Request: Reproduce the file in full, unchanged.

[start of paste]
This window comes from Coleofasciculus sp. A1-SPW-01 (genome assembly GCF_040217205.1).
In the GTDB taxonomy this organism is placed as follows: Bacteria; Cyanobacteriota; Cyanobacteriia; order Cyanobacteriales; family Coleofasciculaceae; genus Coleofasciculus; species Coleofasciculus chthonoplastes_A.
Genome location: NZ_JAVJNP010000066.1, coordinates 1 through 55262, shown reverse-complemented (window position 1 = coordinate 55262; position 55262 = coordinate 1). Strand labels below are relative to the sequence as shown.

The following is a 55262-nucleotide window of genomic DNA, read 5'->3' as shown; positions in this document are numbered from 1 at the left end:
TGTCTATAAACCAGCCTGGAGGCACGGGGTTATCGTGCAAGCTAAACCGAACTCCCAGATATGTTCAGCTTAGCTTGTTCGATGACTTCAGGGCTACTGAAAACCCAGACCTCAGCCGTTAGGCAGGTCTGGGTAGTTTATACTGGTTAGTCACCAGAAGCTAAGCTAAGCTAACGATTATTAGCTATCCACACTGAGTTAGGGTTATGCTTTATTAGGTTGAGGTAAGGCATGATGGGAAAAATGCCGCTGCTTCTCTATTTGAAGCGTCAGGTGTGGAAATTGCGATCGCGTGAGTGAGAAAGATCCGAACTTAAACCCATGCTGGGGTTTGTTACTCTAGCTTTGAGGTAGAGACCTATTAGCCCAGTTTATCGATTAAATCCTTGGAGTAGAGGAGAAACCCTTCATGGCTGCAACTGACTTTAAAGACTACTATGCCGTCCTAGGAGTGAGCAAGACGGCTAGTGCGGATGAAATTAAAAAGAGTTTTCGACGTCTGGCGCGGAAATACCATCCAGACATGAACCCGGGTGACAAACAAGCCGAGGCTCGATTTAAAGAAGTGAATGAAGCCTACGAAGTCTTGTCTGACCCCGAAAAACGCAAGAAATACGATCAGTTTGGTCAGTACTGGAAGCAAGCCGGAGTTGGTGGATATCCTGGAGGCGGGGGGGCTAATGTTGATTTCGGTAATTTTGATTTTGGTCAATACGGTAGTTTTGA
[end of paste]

This window comes from Coleofasciculus sp. A1-SPW-01 (genome assembly GCF_040217205.1).
In the GTDB taxonomy this organism is placed as follows: Bacteria; Cyanobacteriota; Cyanobacteriia; order Cyanobacteriales; family Coleofasciculaceae; genus Coleofasciculus; species Coleofasciculus chthonoplastes_A.
Genome location: NZ_JAVJNP010000066.1, coordinates 1 through 55262, shown reverse-complemented (window position 1 = coordinate 55262; position 55262 = coordinate 1). Strand labels below are relative to the sequence as shown.

The following is a 55262-nucleotide window of genomic DNA, read 5'->3' as shown; positions in this document are numbered from 1 at the left end:
TGTCTATAAACCAGCCTGGAGGCACGGGGTTATCGTGCAAGCTAAACCGAACTCCCAGATATGTTCAGCTTAGCTTGTTCGATGACTTCAGGGCTACTGAAAACCCAGACCTCAGCCGTTAGGCAGGTCTGGGTAGTTTATACTGGTTAGTCACCAGAAGCTAAGCTAAGCTAACGATTATTAGCTATCCACACTGAGTTAGGGTTATGCTTTATTAGGTTGAGGTAAGGCATGATGGGAAAAATGCCGCTGCTTCTCTATTTGAAGCGTCAGGTGTGGAAATTGCGATCGCGTGAGTGAGAAAGATCCGAACTTAAACCCATGCTGGGGTTTGTTACTCTAGCTTTGAGGTAGAGACCTATTAGCCCAGTTTATCGATTAAATCCTTGGAGTAGAGGAGAAACCCTTCATGGCTGCAACTGACTTTAAAGACTACTATGCCGTCCTAGGAGTGAGCAAGACGGCTAGTGCGGATGAAATTAAAAAGAGTTTTCGACGTCTGGCGCGGAAATACCATCCAGACATGAACCCGGGTGACAAACAAGCCGAGGCTCGATTTAAAGAAGTGAATGAAGCCTACGAAGTCTTGTCTGACCCCGAAAAACGCAAGAAATACGATCAGTTTGGTCAGTACTGGAAGCAAGCCGGAGTTGGTGGATATCCTGGAGGCGGGGGGGCTAATGTTGATTTCGGTAATTTTGATTTTGGTCAATACGGTAGTTTTGA